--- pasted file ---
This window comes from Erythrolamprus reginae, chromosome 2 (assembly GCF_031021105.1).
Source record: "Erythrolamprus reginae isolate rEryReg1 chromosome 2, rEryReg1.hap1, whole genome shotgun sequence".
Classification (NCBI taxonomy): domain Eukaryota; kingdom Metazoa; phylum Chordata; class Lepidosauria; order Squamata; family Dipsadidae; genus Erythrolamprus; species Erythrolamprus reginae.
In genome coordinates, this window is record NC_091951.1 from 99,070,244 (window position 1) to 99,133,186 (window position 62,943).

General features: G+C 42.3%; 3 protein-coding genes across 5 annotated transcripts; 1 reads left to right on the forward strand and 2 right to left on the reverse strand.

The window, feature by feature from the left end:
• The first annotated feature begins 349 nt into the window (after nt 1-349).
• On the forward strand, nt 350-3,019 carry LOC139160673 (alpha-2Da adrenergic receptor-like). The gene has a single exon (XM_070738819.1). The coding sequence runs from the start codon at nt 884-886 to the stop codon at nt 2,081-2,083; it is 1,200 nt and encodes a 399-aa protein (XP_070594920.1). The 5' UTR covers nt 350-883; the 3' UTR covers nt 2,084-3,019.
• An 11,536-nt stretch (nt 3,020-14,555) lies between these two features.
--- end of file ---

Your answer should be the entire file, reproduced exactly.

This window comes from Erythrolamprus reginae, chromosome 2 (assembly GCF_031021105.1).
Source record: "Erythrolamprus reginae isolate rEryReg1 chromosome 2, rEryReg1.hap1, whole genome shotgun sequence".
Classification (NCBI taxonomy): domain Eukaryota; kingdom Metazoa; phylum Chordata; class Lepidosauria; order Squamata; family Dipsadidae; genus Erythrolamprus; species Erythrolamprus reginae.
In genome coordinates, this window is record NC_091951.1 from 99,070,244 (window position 1) to 99,133,186 (window position 62,943).

General features: G+C 42.3%; 3 protein-coding genes across 5 annotated transcripts; 1 reads left to right on the forward strand and 2 right to left on the reverse strand.

The window, feature by feature from the left end:
• The first annotated feature begins 349 nt into the window (after nt 1-349).
• On the forward strand, nt 350-3,019 carry LOC139160673 (alpha-2Da adrenergic receptor-like). The gene has a single exon (XM_070738819.1). The coding sequence runs from the start codon at nt 884-886 to the stop codon at nt 2,081-2,083; it is 1,200 nt and encodes a 399-aa protein (XP_070594920.1). The 5' UTR covers nt 350-883; the 3' UTR covers nt 2,084-3,019.
• An 11,536-nt stretch (nt 3,020-14,555) lies between these two features.